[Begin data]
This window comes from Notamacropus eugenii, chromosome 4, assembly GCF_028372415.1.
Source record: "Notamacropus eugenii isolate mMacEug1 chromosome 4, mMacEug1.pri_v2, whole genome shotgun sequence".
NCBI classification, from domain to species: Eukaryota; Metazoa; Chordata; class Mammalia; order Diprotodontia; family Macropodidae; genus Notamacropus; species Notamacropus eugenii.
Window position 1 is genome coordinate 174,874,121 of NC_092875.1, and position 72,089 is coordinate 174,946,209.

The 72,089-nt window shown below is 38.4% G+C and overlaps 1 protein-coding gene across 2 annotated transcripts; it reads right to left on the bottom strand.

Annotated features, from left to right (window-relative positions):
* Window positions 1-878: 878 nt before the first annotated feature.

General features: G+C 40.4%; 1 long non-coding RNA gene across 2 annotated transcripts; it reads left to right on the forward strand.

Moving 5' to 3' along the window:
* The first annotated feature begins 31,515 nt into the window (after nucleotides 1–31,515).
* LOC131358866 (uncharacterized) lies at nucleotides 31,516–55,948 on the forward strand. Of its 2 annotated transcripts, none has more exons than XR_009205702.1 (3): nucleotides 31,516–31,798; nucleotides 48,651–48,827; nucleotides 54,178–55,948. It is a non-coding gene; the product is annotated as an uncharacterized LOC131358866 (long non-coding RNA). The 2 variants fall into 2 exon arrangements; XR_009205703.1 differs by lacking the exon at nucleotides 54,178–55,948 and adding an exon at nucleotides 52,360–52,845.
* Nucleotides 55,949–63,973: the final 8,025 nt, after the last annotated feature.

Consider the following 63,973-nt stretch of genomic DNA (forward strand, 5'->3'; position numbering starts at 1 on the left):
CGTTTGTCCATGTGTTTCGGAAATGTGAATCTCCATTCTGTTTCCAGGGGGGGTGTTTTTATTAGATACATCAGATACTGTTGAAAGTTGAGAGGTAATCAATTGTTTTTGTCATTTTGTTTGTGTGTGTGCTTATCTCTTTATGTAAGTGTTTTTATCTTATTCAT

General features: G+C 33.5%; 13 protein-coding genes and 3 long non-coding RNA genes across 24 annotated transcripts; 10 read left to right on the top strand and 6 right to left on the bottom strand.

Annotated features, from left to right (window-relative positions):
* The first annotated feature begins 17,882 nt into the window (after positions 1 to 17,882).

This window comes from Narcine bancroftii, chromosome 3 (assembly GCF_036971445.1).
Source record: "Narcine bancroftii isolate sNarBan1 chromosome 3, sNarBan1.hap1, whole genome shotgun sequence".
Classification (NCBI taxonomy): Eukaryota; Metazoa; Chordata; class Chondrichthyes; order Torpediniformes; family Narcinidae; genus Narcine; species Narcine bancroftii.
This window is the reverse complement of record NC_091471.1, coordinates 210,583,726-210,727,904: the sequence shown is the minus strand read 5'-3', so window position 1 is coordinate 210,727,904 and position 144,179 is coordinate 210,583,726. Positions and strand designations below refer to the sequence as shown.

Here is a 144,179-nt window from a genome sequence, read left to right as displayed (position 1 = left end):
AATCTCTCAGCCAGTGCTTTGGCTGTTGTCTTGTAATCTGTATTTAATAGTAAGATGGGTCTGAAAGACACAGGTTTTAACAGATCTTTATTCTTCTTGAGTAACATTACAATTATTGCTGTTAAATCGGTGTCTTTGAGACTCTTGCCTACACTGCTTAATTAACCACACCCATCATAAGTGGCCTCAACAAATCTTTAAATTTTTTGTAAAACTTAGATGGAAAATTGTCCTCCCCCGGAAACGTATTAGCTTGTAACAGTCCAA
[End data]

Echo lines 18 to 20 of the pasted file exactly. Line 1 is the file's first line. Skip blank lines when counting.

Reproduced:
This window comes from Narcine bancroftii, chromosome 3 (assembly GCF_036971445.1).
Source record: "Narcine bancroftii isolate sNarBan1 chromosome 3, sNarBan1.hap1, whole genome shotgun sequence".
Classification (NCBI taxonomy): Eukaryota; Metazoa; Chordata; class Chondrichthyes; order Torpediniformes; family Narcinidae; genus Narcine; species Narcine bancroftii.